Within two days of entering Kazakhstan we had received no less than two offers of invitation to have dinner and sleep at homes of complete strangers. The kindness of the Kazakh people was evident from sharing a wonderful lunch with a man who owned a casino of sorts to being served chai and sweets by a woman who made beautiful floral arrangements. During a random stop on the side of the road, a son with his proud parents offered us a bag of treats and beautifully made prayer hats. The Kazakhstan we saw showed us kindness and hospitality.
And yet, when we talked with other travelers or Kazakh people themselves they would regale us with tales of corruption, greed and danger. During an evening dinner one mother, who had spent a decade in the States, insisted we take her mobile number and call us if we needed anything, insisting that the Kazakhstan we had seen did not exist or would not as we proceeded further west.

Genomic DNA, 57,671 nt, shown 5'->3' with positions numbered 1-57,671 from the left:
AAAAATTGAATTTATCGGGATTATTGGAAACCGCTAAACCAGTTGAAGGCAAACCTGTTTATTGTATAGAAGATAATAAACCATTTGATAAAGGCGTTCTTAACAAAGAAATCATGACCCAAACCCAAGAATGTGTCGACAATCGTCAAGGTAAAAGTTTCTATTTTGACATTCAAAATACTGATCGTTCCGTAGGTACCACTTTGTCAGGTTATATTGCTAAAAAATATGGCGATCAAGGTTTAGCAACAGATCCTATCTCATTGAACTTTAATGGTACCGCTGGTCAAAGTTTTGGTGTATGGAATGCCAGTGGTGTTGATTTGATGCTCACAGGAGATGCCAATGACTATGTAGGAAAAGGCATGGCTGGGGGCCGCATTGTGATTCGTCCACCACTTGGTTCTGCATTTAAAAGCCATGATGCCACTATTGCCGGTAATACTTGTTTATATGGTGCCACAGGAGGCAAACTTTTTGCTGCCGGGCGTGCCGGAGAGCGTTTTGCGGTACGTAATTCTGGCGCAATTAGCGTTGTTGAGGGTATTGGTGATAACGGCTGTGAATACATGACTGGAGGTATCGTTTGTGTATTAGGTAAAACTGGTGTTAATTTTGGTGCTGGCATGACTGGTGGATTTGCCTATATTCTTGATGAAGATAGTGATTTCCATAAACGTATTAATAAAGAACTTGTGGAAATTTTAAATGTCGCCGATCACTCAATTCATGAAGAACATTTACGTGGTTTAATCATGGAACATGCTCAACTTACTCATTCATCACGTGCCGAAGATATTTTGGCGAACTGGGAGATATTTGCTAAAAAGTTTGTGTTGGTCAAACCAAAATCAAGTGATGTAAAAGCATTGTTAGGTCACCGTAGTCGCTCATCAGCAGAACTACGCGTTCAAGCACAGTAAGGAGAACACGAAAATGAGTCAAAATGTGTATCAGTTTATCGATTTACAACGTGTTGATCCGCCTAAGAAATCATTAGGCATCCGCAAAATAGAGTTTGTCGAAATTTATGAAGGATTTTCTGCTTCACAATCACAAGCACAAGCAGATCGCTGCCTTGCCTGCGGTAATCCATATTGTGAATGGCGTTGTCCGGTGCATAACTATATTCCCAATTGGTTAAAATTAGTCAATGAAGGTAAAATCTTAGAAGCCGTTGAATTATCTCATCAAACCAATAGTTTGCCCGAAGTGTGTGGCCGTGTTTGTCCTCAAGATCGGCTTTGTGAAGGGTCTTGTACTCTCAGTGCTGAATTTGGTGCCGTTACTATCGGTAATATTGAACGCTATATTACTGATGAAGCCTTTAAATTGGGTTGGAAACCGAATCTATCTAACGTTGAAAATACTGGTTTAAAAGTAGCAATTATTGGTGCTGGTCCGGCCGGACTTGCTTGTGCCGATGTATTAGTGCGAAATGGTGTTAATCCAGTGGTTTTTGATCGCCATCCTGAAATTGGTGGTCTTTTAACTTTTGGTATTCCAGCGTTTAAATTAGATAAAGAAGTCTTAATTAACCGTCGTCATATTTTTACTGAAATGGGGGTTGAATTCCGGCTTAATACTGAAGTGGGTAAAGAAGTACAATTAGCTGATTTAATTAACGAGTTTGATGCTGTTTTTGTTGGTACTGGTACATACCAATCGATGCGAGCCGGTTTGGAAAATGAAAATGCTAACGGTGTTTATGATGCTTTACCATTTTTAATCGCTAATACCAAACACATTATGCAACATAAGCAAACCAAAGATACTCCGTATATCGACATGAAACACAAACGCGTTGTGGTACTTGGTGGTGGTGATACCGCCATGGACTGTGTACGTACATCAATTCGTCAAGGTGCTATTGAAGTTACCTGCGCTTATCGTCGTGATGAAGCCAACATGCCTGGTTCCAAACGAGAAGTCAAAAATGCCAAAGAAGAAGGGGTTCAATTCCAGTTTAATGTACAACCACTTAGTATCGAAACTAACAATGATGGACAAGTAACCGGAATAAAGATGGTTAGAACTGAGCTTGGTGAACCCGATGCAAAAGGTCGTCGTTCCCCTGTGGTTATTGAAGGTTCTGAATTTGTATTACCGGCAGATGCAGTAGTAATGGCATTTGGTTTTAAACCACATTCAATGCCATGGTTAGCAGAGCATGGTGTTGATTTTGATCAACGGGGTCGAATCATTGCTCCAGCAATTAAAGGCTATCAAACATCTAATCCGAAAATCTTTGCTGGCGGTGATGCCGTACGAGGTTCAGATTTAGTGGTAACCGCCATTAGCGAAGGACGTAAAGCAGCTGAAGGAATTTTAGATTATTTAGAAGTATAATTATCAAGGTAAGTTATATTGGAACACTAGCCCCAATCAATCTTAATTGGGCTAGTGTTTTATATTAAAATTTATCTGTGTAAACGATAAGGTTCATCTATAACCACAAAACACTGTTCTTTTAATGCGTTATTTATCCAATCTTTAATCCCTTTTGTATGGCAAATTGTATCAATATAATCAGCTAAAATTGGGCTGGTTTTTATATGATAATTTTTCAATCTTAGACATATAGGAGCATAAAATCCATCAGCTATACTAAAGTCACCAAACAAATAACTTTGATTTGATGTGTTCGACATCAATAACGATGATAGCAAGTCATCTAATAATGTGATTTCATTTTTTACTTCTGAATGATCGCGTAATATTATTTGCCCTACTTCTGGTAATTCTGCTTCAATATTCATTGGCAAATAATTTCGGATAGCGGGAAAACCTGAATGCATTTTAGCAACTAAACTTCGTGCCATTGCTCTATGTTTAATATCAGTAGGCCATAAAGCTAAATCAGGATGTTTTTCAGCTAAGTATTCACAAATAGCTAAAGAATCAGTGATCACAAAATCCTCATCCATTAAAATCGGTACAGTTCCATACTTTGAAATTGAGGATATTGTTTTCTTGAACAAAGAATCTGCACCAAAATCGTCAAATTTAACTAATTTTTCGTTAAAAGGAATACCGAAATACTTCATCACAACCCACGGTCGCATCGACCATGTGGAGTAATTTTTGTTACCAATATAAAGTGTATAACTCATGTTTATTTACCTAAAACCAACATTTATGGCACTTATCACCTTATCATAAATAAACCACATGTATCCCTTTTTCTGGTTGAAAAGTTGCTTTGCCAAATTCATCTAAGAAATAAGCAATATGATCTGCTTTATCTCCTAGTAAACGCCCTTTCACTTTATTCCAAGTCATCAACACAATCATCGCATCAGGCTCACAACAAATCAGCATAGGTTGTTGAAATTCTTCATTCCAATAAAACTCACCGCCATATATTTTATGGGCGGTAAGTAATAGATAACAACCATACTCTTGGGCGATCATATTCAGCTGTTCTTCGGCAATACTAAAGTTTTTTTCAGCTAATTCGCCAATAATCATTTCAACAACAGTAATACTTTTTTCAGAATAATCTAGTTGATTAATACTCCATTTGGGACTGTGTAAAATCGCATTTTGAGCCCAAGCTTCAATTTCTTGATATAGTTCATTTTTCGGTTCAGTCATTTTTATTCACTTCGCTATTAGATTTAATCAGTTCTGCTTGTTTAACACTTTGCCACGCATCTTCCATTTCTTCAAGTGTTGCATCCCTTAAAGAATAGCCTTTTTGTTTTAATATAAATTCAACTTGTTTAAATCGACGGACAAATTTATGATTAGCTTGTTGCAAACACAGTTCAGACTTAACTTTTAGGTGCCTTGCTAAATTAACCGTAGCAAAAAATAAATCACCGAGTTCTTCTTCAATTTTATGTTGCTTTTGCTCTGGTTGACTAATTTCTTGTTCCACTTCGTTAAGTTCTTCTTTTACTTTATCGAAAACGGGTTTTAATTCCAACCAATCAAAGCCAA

Cycling into Almaty could not have offered more of a stark contrast to the little we had seen of the enormous country. Almaty is a metropolis that is in the top 50 most expensive cities to live in, in the world. Designer clothing, accessories and expensive cars from Italy, Spain, France, Germany and London were on display on almost every street. Hotels that offered prices that would rival those of New York City were the norm.
Yet, outside of the second largest city in the country, the desert-like landscape offered little in vegetation but provided stunning backdrops. Small towns sold their wares in street markets where clothing, bread, vegetables and apples were amazingly inexpensive. Bread routinely sold for $.50 - $1, apples went for $.75 per kilo and several kilos of vegetables were priced to sell at $.50.
Kazakhstan, with all that we had heard about the country treated us with more respect than we gave it. Even the border guards who usually keep a stiff upper lip, smiled, waved and simply wanted to shake our hands.